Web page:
Mount Holyoke launches new program to address teacher shortage

SOUTH HADLEY — Mount Holyoke College is launching a free program for educators in Western Massachusetts designed to address a growing crisis in classrooms across the country — teacher burnout.

Working with schools and school districts across the region as well as the country, the college has heard time and time again from teachers and administrators that they are struggling with teacher shortages and teachers who are mentally, emotionally and physically exhausted . This struggle has only been exacerbated as a result of the COVID-19 pandemic.

“The level of stress teachers are currently feeling as they navigate a multitude of changes speaks to the urgency with which we must address the social and emotional well-being of educators, their students and their communities,” said Jemelleh Coes, director. of Teacher Leadership for Mount Holyoke College’s Division of Professional and Higher Education (PaGE).

To meet this need, the college has created and later this month will launch Teaching for Our Moment, a program to support teacher well-being and student social-emotional learning – which is the process of developing of self-awareness, self-control and interpersonal skills – while addressing the educational challenges that cause teachers to flee the profession.

Although the pandemic has been reported to have a direct impact on students’ mental health, Coes said there is less awareness of the effects it is having on teachers.

“It is important that we ensure that educators are adequately prepared for students,” she said.

The program is funded through a $249,900 congressional funded Community Projects Grant to Mount Holyoke and guaranteed by U.S. Representative Richard Neal, D-Springfield.

Programming will begin with a free one-day conference on Saturday, October 29 aimed at helping K-12 educators identify strategies and best practices to meet the social, emotional and mental health needs of teachers and students. . The conference will take place on the campus of Mount Holyoke College from 8 a.m. to 4 p.m. and is open to educators in Western Massachusetts. This will be followed by six months of programming as part of a professional learning and mentorship program.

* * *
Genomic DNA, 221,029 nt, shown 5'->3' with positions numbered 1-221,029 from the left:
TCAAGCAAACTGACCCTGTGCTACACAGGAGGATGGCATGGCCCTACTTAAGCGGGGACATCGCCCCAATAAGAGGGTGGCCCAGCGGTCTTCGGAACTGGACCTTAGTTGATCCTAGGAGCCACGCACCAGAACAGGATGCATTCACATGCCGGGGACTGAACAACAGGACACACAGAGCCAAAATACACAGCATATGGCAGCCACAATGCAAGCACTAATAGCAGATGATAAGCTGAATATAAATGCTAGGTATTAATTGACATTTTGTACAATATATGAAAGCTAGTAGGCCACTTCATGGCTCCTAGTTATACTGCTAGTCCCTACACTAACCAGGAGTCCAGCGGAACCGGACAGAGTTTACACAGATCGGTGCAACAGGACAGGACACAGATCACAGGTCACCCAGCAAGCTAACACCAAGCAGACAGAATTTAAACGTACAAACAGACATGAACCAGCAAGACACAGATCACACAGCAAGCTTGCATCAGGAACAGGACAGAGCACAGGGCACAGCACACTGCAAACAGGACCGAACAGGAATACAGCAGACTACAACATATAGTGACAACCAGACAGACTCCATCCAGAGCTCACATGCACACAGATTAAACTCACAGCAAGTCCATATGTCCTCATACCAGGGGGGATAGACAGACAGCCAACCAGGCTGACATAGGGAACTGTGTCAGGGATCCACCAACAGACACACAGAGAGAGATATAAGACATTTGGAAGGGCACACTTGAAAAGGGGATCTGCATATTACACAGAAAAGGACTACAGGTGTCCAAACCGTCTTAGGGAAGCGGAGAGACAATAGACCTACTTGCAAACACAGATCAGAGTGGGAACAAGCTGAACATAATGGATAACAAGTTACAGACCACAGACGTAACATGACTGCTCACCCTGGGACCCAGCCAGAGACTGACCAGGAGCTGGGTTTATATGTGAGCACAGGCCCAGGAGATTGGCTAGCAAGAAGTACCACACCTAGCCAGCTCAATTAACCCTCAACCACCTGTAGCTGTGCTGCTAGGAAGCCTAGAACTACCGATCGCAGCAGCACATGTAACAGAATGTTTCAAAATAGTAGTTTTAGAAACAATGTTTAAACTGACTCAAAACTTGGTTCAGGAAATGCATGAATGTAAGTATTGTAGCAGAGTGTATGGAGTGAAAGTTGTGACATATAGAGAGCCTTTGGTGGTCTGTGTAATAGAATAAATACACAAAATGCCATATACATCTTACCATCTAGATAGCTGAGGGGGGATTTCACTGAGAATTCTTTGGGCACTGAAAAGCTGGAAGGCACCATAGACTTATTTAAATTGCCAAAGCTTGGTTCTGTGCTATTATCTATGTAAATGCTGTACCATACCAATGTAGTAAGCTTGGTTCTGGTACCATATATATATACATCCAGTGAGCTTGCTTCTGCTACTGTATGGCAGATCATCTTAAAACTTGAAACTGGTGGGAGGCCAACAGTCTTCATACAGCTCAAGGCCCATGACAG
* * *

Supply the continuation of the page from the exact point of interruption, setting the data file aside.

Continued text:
“The teacher shortage doesn’t happen because people don’t want to teach,” said Tiffany Espinosa, executive director of the PaGE division. “Our programming is designed to help inspire, empower and support educators. We want to help retain these passionate and talented professionals in the field of education.

Sessions will be facilitated on topics such as social-emotional learning for science, technology, engineering and math learning; the landscape of social-emotional learning in Massachusetts and the country; and teacher well-being.

The conference will also provide special support for teachers and students from LGBTQ and Black, Indigenous and People of Color, or BIPOC, communities through affinity groups, which are groupings of people who share a common identity characteristic.

Keynote speakers will be Jed Dearybury, an expert on integrating arts, creativity and play into the classroom, and Afrika Afeni Mills, a leading thinker on creating life-centered learning environments. student, anti-bias, anti-racist and culturally appropriate.

Coes reiterated that all programming will create an atmosphere of teacher celebration.

“I don’t think teachers are praised and celebrated enough. The world around us has told us that teachers are disposable in many ways. This is reflected in the way we pay teachers and the way the profession is scrutinized, leaving the message that they should do it for the outcome, not the income, which I think is the wrong message” , said Coes. “We need to value them as knowledgeable professionals and humans and the reason our society thrives.”

In a statement, Neal said, “Mount Holyoke College is one of those gems that is doing innovative work to address and solve the issues that are happening in our country that plague students and teachers. When we support healthy teachers, we support healthy students. Mount Holyoke leads the way.

The six-month professional learning and mentoring program will include workshops to help teachers deal with the challenges of today’s teaching environment.

The Professional Learning Circles will run from November 30 through June and will include 90-minute interactive workshops with mentoring sessions that will give participants the opportunity to build a portfolio of resources and develop an implementation plan to integrate what they learn into professional practice.

“Teachers are constantly engaged in professional development. There are a lot of places people can learn, but there aren’t a lot of places people can be in the community and connect,” Espinosa said. “This help shows them that they are not alone, that there is not just light at the end of the tunnel, but tools that will actually help start this fire.”

To register for the conference or Professional Learning Circles, visit

Emily Thurlow can be contacted at [email protected]

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